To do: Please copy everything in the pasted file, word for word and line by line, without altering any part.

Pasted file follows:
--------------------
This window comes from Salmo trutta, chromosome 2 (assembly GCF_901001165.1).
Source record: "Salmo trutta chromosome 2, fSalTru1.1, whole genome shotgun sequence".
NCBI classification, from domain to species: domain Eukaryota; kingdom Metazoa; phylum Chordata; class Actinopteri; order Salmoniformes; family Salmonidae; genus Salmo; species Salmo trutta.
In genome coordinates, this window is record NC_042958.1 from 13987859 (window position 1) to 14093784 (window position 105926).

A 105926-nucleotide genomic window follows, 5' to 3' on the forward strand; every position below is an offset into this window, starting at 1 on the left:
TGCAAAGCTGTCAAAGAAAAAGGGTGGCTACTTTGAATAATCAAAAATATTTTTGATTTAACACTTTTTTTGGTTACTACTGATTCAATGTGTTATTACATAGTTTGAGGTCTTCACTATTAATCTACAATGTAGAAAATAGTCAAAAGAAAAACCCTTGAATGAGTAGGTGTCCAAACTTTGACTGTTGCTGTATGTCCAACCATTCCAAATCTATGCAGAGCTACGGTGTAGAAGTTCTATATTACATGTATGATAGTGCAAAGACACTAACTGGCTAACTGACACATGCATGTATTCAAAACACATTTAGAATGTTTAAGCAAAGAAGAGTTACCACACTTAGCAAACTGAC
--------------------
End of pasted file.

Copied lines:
This window comes from Salmo trutta, chromosome 2 (assembly GCF_901001165.1).
Source record: "Salmo trutta chromosome 2, fSalTru1.1, whole genome shotgun sequence".
NCBI classification, from domain to species: domain Eukaryota; kingdom Metazoa; phylum Chordata; class Actinopteri; order Salmoniformes; family Salmonidae; genus Salmo; species Salmo trutta.
In genome coordinates, this window is record NC_042958.1 from 13987859 (window position 1) to 14093784 (window position 105926).

A 105926-nucleotide genomic window follows, 5' to 3' on the forward strand; every position below is an offset into this window, starting at 1 on the left:
TGCAAAGCTGTCAAAGAAAAAGGGTGGCTACTTTGAATAATCAAAAATATTTTTGATTTAACACTTTTTTTGGTTACTACTGATTCAATGTGTTATTACATAGTTTGAGGTCTTCACTATTAATCTACAATGTAGAAAATAGTCAAAAGAAAAACCCTTGAATGAGTAGGTGTCCAAACTTTGACTGTTGCTGTATGTCCAACCATTCCAAATCTATGCAGAGCTACGGTGTAGAAGTTCTATATTACATGTATGATAGTGCAAAGACACTAACTGGCTAACTGACACATGCATGTATTCAAAACACATTTAGAATGTTTAAGCAAAGAAGAGTTACCACACTTAGCAAACTGAC